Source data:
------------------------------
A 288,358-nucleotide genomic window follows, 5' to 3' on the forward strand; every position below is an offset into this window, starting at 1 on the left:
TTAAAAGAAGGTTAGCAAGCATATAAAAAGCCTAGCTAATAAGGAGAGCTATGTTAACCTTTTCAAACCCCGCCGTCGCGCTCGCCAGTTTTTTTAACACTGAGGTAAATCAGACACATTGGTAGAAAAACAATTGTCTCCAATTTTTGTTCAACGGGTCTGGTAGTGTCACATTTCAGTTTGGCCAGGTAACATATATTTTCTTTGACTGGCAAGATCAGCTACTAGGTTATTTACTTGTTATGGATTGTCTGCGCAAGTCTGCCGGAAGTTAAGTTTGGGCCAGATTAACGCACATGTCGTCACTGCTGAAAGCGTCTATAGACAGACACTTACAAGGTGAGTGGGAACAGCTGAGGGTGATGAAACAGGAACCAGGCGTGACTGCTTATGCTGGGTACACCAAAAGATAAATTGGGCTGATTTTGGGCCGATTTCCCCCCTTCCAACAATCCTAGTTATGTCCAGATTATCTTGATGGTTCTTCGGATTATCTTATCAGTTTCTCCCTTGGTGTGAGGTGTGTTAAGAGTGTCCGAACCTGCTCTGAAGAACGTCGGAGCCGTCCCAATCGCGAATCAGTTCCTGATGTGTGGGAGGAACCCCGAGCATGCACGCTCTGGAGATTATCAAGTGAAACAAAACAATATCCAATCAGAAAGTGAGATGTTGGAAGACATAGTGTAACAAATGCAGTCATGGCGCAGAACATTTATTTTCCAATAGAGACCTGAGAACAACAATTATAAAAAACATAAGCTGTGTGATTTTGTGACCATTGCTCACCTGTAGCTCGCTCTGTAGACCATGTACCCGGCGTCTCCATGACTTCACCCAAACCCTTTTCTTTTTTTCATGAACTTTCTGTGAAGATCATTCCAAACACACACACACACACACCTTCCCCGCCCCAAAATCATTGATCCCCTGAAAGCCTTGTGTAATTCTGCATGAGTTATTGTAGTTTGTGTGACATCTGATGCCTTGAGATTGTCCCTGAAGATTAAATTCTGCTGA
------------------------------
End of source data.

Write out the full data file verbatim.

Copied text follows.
A 288,358-nucleotide genomic window follows, 5' to 3' on the forward strand; every position below is an offset into this window, starting at 1 on the left:
TTAAAAGAAGGTTAGCAAGCATATAAAAAGCCTAGCTAATAAGGAGAGCTATGTTAACCTTTTCAAACCCCGCCGTCGCGCTCGCCAGTTTTTTTAACACTGAGGTAAATCAGACACATTGGTAGAAAAACAATTGTCTCCAATTTTTGTTCAACGGGTCTGGTAGTGTCACATTTCAGTTTGGCCAGGTAACATATATTTTCTTTGACTGGCAAGATCAGCTACTAGGTTATTTACTTGTTATGGATTGTCTGCGCAAGTCTGCCGGAAGTTAAGTTTGGGCCAGATTAACGCACATGTCGTCACTGCTGAAAGCGTCTATAGACAGACACTTACAAGGTGAGTGGGAACAGCTGAGGGTGATGAAACAGGAACCAGGCGTGACTGCTTATGCTGGGTACACCAAAAGATAAATTGGGCTGATTTTGGGCCGATTTCCCCCCTTCCAACAATCCTAGTTATGTCCAGATTATCTTGATGGTTCTTCGGATTATCTTATCAGTTTCTCCCTTGGTGTGAGGTGTGTTAAGAGTGTCCGAACCTGCTCTGAAGAACGTCGGAGCCGTCCCAATCGCGAATCAGTTCCTGATGTGTGGGAGGAACCCCGAGCATGCACGCTCTGGAGATTATCAAGTGAAACAAAACAATATCCAATCAGAAAGTGAGATGTTGGAAGACATAGTGTAACAAATGCAGTCATGGCGCAGAACATTTATTTTCCAATAGAGACCTGAGAACAACAATTATAAAAAACATAAGCTGTGTGATTTTGTGACCATTGCTCACCTGTAGCTCGCTCTGTAGACCATGTACCCGGCGTCTCCATGACTTCACCCAAACCCTTTTCTTTTTTTCATGAACTTTCTGTGAAGATCATTCCAAACACACACACACACACACCTTCCCCGCCCCAAAATCATTGATCCCCTGAAAGCCTTGTGTAATTCTGCATGAGTTATTGTAGTTTGTGTGACATCTGATGCCTTGAGATTGTCCCTGAAGATTAAATTCTGCTGA